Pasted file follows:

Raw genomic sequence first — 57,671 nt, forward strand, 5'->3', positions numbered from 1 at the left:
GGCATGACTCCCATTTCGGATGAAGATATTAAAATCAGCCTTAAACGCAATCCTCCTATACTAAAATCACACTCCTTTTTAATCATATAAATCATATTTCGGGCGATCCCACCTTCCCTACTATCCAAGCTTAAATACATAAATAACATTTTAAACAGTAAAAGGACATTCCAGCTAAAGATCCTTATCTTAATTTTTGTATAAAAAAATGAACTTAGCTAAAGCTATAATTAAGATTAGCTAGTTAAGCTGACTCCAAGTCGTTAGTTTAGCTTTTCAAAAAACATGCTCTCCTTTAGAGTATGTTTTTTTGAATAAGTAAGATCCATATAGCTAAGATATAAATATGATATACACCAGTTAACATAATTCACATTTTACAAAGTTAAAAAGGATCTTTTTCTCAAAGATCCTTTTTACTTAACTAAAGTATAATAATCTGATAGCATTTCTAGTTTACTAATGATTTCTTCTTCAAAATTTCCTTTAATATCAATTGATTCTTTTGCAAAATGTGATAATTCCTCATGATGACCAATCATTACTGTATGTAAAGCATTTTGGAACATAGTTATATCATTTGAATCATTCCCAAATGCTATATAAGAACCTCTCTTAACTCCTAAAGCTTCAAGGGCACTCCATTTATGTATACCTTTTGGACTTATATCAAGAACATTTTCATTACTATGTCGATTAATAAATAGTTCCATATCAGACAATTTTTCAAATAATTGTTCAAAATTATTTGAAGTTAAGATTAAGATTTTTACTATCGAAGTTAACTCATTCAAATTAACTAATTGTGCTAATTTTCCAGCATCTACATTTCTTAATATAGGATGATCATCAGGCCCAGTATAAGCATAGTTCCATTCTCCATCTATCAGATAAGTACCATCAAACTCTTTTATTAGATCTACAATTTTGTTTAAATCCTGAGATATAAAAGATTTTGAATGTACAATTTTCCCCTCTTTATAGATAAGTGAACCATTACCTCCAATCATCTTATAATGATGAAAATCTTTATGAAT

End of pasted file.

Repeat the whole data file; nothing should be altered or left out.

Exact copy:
Raw genomic sequence first — 57,671 nt, forward strand, 5'->3', positions numbered from 1 at the left:
GGCATGACTCCCATTTCGGATGAAGATATTAAAATCAGCCTTAAACGCAATCCTCCTATACTAAAATCACACTCCTTTTTAATCATATAAATCATATTTCGGGCGATCCCACCTTCCCTACTATCCAAGCTTAAATACATAAATAACATTTTAAACAGTAAAAGGACATTCCAGCTAAAGATCCTTATCTTAATTTTTGTATAAAAAAATGAACTTAGCTAAAGCTATAATTAAGATTAGCTAGTTAAGCTGACTCCAAGTCGTTAGTTTAGCTTTTCAAAAAACATGCTCTCCTTTAGAGTATGTTTTTTTGAATAAGTAAGATCCATATAGCTAAGATATAAATATGATATACACCAGTTAACATAATTCACATTTTACAAAGTTAAAAAGGATCTTTTTCTCAAAGATCCTTTTTACTTAACTAAAGTATAATAATCTGATAGCATTTCTAGTTTACTAATGATTTCTTCTTCAAAATTTCCTTTAATATCAATTGATTCTTTTGCAAAATGTGATAATTCCTCATGATGACCAATCATTACTGTATGTAAAGCATTTTGGAACATAGTTATATCATTTGAATCATTCCCAAATGCTATATAAGAACCTCTCTTAACTCCTAAAGCTTCAAGGGCACTCCATTTATGTATACCTTTTGGACTTATATCAAGAACATTTTCATTACTATGTCGATTAATAAATAGTTCCATATCAGACAATTTTTCAAATAATTGTTCAAAATTATTTGAAGTTAAGATTAAGATTTTTACTATCGAAGTTAACTCATTCAAATTAACTAATTGTGCTAATTTTCCAGCATCTACATTTCTTAATATAGGATGATCATCAGGCCCAGTATAAGCATAGTTCCATTCTCCATCTATCAGATAAGTACCATCAAACTCTTTTATTAGATCTACAATTTTGTTTAAATCCTGAGATATAAAAGATTTTGAATGTACAATTTTCCCCTCTTTATAGATAAGTGAACCATTACCTCCAATCATCTTATAATGATGAAAATCTTTATGAAT